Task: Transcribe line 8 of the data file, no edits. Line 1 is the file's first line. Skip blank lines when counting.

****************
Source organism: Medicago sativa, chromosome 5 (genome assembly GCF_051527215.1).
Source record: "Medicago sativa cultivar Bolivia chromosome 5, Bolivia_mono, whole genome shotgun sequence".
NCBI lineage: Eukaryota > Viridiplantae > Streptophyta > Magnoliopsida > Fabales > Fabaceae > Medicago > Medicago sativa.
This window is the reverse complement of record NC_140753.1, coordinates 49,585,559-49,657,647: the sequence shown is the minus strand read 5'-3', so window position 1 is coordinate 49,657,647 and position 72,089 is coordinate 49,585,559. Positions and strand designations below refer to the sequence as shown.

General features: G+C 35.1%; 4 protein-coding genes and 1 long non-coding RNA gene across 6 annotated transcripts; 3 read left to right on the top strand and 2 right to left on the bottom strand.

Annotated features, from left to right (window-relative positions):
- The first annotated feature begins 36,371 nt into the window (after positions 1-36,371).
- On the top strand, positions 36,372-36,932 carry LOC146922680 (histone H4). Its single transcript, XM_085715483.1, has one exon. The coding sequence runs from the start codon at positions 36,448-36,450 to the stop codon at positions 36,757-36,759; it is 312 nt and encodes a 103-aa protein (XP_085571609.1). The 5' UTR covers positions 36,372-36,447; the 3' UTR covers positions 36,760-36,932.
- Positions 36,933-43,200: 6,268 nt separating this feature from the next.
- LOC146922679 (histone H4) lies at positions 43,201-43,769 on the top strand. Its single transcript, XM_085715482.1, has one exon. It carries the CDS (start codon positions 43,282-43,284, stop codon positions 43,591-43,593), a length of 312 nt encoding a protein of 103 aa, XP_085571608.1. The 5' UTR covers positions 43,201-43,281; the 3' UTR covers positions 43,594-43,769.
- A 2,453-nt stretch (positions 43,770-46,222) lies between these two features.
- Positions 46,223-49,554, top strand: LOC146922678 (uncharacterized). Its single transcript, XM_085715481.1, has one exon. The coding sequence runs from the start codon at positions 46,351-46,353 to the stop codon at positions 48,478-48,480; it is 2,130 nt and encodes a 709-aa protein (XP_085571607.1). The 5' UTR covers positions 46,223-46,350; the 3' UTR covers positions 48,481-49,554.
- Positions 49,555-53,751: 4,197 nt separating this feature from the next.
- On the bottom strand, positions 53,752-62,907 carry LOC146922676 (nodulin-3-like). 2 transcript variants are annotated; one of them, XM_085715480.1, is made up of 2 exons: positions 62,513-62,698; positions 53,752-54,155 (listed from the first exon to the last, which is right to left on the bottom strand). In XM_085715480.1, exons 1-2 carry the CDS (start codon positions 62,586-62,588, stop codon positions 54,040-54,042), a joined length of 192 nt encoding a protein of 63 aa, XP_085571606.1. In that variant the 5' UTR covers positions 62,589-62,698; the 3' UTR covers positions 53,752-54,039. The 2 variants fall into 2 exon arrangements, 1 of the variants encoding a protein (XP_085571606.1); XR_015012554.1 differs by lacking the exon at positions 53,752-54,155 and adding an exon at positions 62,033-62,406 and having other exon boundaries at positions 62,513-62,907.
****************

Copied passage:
- On the top strand, positions 36,372-36,932 carry LOC146922680 (histone H4). Its single transcript, XM_085715483.1, has one exon. The coding sequence runs from the start codon at positions 36,448-36,450 to the stop codon at positions 36,757-36,759; it is 312 nt and encodes a 103-aa protein (XP_085571609.1). The 5' UTR covers positions 36,372-36,447; the 3' UTR covers positions 36,760-36,932.